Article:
As anticipated, solar power development is experiencing a tremendous amount of growth here in the region. With many projects underway and even more in the planning stages, Minnesotans will soon be reaping the benefits of this clean, renewable energy source.
And with a little bit of creativity and forward thinking, another group will be benefiting as well: pollinators.
As many of us our now aware, the loss of critical habitat is having a dramatic effect on pollinator populations. From monarch butterflies to honeybees, these insects are essential to maintaining the health of the ecosystems which support us all.
So utilizing the “idle” ground associated with solar farms, whether 1,000 sq ft or 1,000 acres, to create habitat surely seems like the right thing to do. For companies looking to build solar sites, the following project could be considered a good model as it relates to habitat creation, local education and connection to energy generation.
This past October, Boreal Natives, a division of Prairie Restorations, Inc., had the privilege of working with Great River Energy on a pollinator habitat restoration project at the Wolf Ridge Environmental Learning Center in Finland, Minnesota. A new 14.5 KW capacity solar array had been recently installed by the Rural Renewable Energy Alliance on the Center’s grounds, and the disturbed areas were in need of revegetation.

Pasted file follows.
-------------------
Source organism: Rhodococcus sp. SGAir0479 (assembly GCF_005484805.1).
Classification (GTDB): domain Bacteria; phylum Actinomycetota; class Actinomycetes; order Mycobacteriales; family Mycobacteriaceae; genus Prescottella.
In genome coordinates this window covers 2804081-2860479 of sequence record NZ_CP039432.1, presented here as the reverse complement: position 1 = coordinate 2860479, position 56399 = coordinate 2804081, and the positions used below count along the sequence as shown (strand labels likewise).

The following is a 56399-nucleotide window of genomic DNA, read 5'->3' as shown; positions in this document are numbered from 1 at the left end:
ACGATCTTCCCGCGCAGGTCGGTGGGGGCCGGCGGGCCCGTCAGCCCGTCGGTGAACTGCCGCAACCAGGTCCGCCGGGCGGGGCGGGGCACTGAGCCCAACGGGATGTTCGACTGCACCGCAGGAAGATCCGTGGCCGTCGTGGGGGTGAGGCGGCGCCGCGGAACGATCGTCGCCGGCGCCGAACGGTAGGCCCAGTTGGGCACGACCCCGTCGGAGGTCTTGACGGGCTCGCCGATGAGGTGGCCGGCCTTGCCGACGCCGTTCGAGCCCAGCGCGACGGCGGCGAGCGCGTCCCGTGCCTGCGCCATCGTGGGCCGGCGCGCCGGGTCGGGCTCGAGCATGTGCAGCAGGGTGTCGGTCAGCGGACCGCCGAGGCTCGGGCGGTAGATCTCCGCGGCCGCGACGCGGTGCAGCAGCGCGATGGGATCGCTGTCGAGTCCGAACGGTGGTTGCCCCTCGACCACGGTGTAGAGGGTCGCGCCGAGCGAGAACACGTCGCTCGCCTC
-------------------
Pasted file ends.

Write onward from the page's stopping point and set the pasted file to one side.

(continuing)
In lieu of turf grass or other traditional ground covers, Great River Energy approached us about the possibility of establishing a native vegetation landscape. Not only would this native landscape not require fertilizer, irrigation or weekly maintenance, it would provide essential habitat for bees, butterflies and other pollinators. Furthermore, it would provide educational opportunities for the students at Wolf Ridge.
The planting day was a huge success. Following the seeding by the Boreal Natives staff, an energetic group of 5th graders was brought in to help install the wildflower plants. After some simple instructions, the students were turned loose to plant species of wildflowers including harebell, pussytoes and long-leaved bluets. As part of the message, the students knew that their work that day would help pollinators for years to come.
Although this project wasn’t large in terms of square footage, its impact will be far-reaching. This is why education is so important – especially when it involves the younger generations. Instilling a sense of environmental responsibility and awareness is of the utmost importance.
And that is why partnerships such as these are so important – opportunities present themselves that would otherwise not be possible. We would like to thank Great River Energy for involving us in this project and we look forward to continued collaboration.